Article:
“The goal of such nationalistic rhetoric is to invoke pity for one’s own. The goal is to show the community that what they hold sacred is under threat. The enemy, we are told, seeks to destroy religious and cultural life, the very identity of the group or state.

“Patriotism, often a thinly veiled form of collective self-worship, celebrates our goodness, our ideals, our mercy and bemoans the perfidiousness of those who hate us.

“War makes the world understandable, a black and white tableau of them and us. It suspends thought, especially self-critical thought.

“Most of us willingly accept war as long as we can fold it into a belief system that paints the ensuring suffering as necessary for a higher good, for human beings seeks not only happiness but also meaning. And tragically war is sometimes the most powerful way in human society to achieve meaning.

“Before conflicts begin, the first people silenced — often with violence — are [those who] question the state’s lust and need for war. These dissidents are the most dangerous. Such voices are rarely heeded.

“Once we sign on for war’s crusade, once we see ourselves on the side of the angels, once we embrace a theological or ideological belief system that defines itself as the embodiment of goodness and light, it is only a matter of how we will carry out murder.”

Thus the Public has been “murdered” by economic policy as carried out under the current model of capitalism.

When the Public dies, so does public discourse.

It takes moral strength to dissent. The Business Roundtable recently took a step in that direction. According to its website, “Business Roundtable is an association of chief executive officers of America’s leading companies working to promote a thriving U.S. economy and expanded opportunity for all Americans through sound public policy.”

We’ll look at what the CEOs have to say next time.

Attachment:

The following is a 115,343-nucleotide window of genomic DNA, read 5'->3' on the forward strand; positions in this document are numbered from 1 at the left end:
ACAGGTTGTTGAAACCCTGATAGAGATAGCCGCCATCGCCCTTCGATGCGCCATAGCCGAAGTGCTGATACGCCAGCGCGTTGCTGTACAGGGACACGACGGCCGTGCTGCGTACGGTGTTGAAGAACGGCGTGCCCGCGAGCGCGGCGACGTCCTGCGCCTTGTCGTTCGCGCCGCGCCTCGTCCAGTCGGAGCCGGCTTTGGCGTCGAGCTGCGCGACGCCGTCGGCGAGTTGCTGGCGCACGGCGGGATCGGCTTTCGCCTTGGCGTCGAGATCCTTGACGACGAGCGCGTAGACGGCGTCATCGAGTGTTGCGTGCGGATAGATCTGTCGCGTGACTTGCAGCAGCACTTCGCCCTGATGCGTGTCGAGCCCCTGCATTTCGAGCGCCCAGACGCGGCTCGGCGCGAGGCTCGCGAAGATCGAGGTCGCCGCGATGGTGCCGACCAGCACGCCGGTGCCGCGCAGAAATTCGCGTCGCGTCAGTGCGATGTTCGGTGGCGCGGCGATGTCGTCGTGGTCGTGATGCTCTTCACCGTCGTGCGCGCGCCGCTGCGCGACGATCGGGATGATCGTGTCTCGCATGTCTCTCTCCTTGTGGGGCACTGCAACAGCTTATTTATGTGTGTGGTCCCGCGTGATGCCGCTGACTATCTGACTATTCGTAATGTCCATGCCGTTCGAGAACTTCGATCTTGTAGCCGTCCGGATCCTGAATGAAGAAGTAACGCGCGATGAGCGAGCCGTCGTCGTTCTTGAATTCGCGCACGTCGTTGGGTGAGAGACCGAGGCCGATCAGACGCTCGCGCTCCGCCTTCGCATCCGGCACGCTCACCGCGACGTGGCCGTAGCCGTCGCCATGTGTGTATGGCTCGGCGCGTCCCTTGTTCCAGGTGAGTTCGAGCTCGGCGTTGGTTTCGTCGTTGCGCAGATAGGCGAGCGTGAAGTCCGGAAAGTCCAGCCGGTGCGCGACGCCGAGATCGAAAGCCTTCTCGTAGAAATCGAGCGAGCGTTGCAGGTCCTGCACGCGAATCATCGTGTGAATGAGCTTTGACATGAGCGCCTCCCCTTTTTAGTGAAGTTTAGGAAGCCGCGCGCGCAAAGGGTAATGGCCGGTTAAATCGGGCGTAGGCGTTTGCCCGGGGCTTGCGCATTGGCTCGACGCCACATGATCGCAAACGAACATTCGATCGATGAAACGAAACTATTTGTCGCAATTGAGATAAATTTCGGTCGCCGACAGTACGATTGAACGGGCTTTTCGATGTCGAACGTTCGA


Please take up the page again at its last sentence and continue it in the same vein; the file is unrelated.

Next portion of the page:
The Public Good [2]

drinking water

Photo by Kobu Agency on Unsplash

American schoolkids learn that their country has a republican form of government, which means everybody doesn’t get to vote on everything; we vote for people who do the voting for us.[1] But there’s more to the word republic than that:

republic (n.):  c. 1600, “state in which supreme power rests in the people via elected representatives,” from Middle French république (15c.), from Latin respublica (ablative republica) “the common weal, a commonwealth, state, republic,” literally res publica “public interest, the state,” from res “affair, matter, thing” (see re) + publica, fem. of publicus “public” (see public (adj.)). Republic of letters attested from 1702.

Etymology Online.

Publica (the people, the state) + Res (affair, matter, thing) = “the people’s stuff.” The republican state holds the people’s stuff in trust, and its elected representatives, as trustees, administer it for the public benefit. That’s the plan, anyway. A more elegant term for “the public’s stuff” is “commonwealth”:

commonwealth (n.):  mid-15c., commoun welthe, “a community, whole body of people in a state,” from common (adj.) + wealth (n.). Specifically “state with a republican or democratic form of government” from 1610s. From 1550s as “any body of persons united by some common interest.” Applied specifically to the government of England in the period 1649-1660, and later to self-governing former colonies under the British crown (1917). In the U.S., it forms a part of the official name of Pennsylvania, Massachusetts, Virginia, Kentucky, and Puerto Rico but has no special significance.

Etymology Online

Several online searches turned up a surprisingly long and illuminating list of things that are or used to be considered part of the common wealth trust portfolio. For example:

  • education
  • news
  • law
  • governmental administrative functions
  • healthcare
  • childcare
  • clean water
  • clean air
  • certain interior spaces
  • certain exterior spaces — e.g. parks
  • natural wonders
  • shoreline and beaches
  • mail and home/rural delivery service
  • trash removal
  • public toilets
  • sewage processing
  • food, clothing, and shelter
  • heat and lights
  • streets, roads, highways